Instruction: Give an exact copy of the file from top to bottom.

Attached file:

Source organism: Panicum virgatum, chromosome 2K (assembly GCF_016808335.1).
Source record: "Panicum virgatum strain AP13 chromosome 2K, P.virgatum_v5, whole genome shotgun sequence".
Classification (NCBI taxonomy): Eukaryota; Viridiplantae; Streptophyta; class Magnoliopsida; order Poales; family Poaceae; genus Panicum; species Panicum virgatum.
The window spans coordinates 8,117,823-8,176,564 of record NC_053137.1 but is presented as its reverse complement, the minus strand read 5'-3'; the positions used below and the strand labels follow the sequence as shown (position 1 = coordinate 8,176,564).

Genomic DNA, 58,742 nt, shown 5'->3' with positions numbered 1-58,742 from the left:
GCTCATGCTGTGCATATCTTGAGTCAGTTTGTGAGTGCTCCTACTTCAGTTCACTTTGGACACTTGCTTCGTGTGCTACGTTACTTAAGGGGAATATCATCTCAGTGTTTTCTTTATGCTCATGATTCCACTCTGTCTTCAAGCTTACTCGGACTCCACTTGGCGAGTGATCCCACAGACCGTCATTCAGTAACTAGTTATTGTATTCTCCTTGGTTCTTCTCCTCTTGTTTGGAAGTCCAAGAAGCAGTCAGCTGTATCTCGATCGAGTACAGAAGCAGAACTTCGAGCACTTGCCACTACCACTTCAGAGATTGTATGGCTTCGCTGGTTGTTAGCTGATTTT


Source organism: Panicum virgatum, chromosome 2K (assembly GCF_016808335.1).
Source record: "Panicum virgatum strain AP13 chromosome 2K, P.virgatum_v5, whole genome shotgun sequence".
Classification (NCBI taxonomy): Eukaryota; Viridiplantae; Streptophyta; class Magnoliopsida; order Poales; family Poaceae; genus Panicum; species Panicum virgatum.
The window spans coordinates 8,117,823-8,176,564 of record NC_053137.1 but is presented as its reverse complement, the minus strand read 5'-3'; the positions used below and the strand labels follow the sequence as shown (position 1 = coordinate 8,176,564).

Genomic DNA, 58,742 nt, shown 5'->3' with positions numbered 1-58,742 from the left:
GCTCATGCTGTGCATATCTTGAGTCAGTTTGTGAGTGCTCCTACTTCAGTTCACTTTGGACACTTGCTTCGTGTGCTACGTTACTTAAGGGGAATATCATCTCAGTGTTTTCTTTATGCTCATGATTCCACTCTGTCTTCAAGCTTACTCGGACTCCACTTGGCGAGTGATCCCACAGACCGTCATTCAGTAACTAGTTATTGTATTCTCCTTGGTTCTTCTCCTCTTGTTTGGAAGTCCAAGAAGCAGTCAGCTGTATCTCGATCGAGTACAGAAGCAGAACTTCGAGCACTTGCCACTACCACTTCAGAGATTGTATGGCTTCGCTGGTTGTTAGCTGATTTT